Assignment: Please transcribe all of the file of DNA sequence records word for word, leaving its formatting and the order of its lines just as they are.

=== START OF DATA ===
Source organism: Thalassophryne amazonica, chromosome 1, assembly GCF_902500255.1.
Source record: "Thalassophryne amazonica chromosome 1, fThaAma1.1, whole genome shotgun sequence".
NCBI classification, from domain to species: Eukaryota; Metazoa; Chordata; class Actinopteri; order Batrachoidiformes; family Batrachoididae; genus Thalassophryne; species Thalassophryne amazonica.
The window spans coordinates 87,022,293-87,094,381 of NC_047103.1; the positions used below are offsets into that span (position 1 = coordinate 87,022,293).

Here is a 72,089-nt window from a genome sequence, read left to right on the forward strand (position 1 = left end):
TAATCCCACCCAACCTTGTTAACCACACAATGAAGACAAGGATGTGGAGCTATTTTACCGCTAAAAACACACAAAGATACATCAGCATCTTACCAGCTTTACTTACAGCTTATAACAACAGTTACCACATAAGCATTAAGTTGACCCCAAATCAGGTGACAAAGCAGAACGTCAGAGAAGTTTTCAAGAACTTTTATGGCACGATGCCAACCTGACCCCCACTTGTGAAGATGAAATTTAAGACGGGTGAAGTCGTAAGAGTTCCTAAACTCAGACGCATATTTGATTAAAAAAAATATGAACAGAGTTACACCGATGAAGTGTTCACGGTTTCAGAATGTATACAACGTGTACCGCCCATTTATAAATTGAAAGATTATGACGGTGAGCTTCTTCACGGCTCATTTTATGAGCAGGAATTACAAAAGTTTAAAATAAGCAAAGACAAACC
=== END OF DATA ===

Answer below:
Source organism: Thalassophryne amazonica, chromosome 1, assembly GCF_902500255.1.
Source record: "Thalassophryne amazonica chromosome 1, fThaAma1.1, whole genome shotgun sequence".
NCBI classification, from domain to species: Eukaryota; Metazoa; Chordata; class Actinopteri; order Batrachoidiformes; family Batrachoididae; genus Thalassophryne; species Thalassophryne amazonica.
The window spans coordinates 87,022,293-87,094,381 of NC_047103.1; the positions used below are offsets into that span (position 1 = coordinate 87,022,293).

Here is a 72,089-nt window from a genome sequence, read left to right on the forward strand (position 1 = left end):
TAATCCCACCCAACCTTGTTAACCACACAATGAAGACAAGGATGTGGAGCTATTTTACCGCTAAAAACACACAAAGATACATCAGCATCTTACCAGCTTTACTTACAGCTTATAACAACAGTTACCACATAAGCATTAAGTTGACCCCAAATCAGGTGACAAAGCAGAACGTCAGAGAAGTTTTCAAGAACTTTTATGGCACGATGCCAACCTGACCCCCACTTGTGAAGATGAAATTTAAGACGGGTGAAGTCGTAAGAGTTCCTAAACTCAGACGCATATTTGATTAAAAAAAATATGAACAGAGTTACACCGATGAAGTGTTCACGGTTTCAGAATGTATACAACGTGTACCGCCCATTTATAAATTGAAAGATTATGACGGTGAGCTTCTTCACGGCTCATTTTATGAGCAGGAATTACAAAAGTTTAAAATAAGCAAAGACAAACC